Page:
From:   Nat Meysenburg <nat@stealthisemail.com>
Sent time:   Tuesday, October 25, 2011 7:31:47 AM
To:   globalrevolutionmedia@googlegroups.com
Subject:   SPAM-MED: Re: [GlobalRevolutionMedia] Re: Proposal from radio team
 

On Tue, Oct 25, 2011 at 01:42:04AM -0400, Becky Hurwitz wrote:

> I think a multitude of solutions is the way to go so there are backup

> options. At the least, we should document our experiments for the future

> and for other Occupies. As long as electricity is available, radio will be

> good, but if we lose it, or for encampments without, the mobile phone-conf

> call option may be best. AND for very mobile events, conf call will be

> better than radio.

 

Conference calls are an interesting idea, and I can see their

usefulness for some situations. Also, having multiple output channels

for an audio signal will let us reach more people with the tools they

have or are already comfortable with.

 

There are two concerns I have with using the types of services

mentioned. First, all of the free conference services that I have ever

used impose arbitrary limits on the number of participants, and force

long distance calling (which is less of an issue with cell phones).

 

The second concern is the privacy of prticipants. It is really hard to

figure out who actually runs any of the free conference services, and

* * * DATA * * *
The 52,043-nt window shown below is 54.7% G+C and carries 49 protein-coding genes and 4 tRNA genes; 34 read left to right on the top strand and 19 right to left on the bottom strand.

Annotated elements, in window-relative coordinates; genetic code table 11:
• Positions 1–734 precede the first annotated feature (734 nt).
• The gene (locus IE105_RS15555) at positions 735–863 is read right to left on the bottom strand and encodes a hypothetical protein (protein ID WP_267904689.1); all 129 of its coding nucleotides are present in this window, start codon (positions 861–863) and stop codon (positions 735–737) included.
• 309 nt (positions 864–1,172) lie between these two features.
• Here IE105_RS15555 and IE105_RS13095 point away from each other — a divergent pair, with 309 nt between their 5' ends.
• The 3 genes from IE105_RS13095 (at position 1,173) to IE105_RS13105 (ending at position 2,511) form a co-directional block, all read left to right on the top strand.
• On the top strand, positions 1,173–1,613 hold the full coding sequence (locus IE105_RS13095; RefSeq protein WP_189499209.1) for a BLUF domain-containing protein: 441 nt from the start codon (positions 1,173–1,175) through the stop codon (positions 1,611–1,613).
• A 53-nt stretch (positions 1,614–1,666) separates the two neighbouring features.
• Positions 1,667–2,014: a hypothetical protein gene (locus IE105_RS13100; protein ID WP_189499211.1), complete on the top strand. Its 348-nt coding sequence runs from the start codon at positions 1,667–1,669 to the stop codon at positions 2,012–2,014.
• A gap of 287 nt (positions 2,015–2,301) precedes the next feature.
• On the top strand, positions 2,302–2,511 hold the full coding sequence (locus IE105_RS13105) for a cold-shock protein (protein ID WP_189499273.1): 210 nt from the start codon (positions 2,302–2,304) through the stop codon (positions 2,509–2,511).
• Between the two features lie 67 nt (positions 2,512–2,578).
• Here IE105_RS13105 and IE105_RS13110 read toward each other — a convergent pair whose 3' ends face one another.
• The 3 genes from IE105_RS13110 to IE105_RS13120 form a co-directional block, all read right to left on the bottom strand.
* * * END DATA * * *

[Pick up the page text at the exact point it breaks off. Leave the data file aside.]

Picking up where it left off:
there is no guarantee of what they will and won't do with the list of

phone numbers joining the call. They could be giving it to anyone,

from selling it to market researchers, to law enforcement. There is no

way to know, and no reason to expect that they aren't sharing user

data -- it is one of many ways "free" services make their money.

 

If folks are really interested in conference call technology, perhaps

we should reach out to some computer techies, and get someone to set

up asterisk or other free tools. This would let us do things like

remove call in limits, provide a local number and be in control of

caller information.

 

> Are people interested in starting to share knowledge on things like this?

> Are there places where the media group has been documenting processes or

> methods?

 

I'm not sure if or wherethe media team has been recording things like

this, but a bunch of technology folks from different occupations have

been trying to use occupytechnology.org to share information about

tools that are being used. The goal of that site at some level is

documentation. Folks can feel free to post stuff there if they think

it is worth sharing.

 

Best,

~~nat

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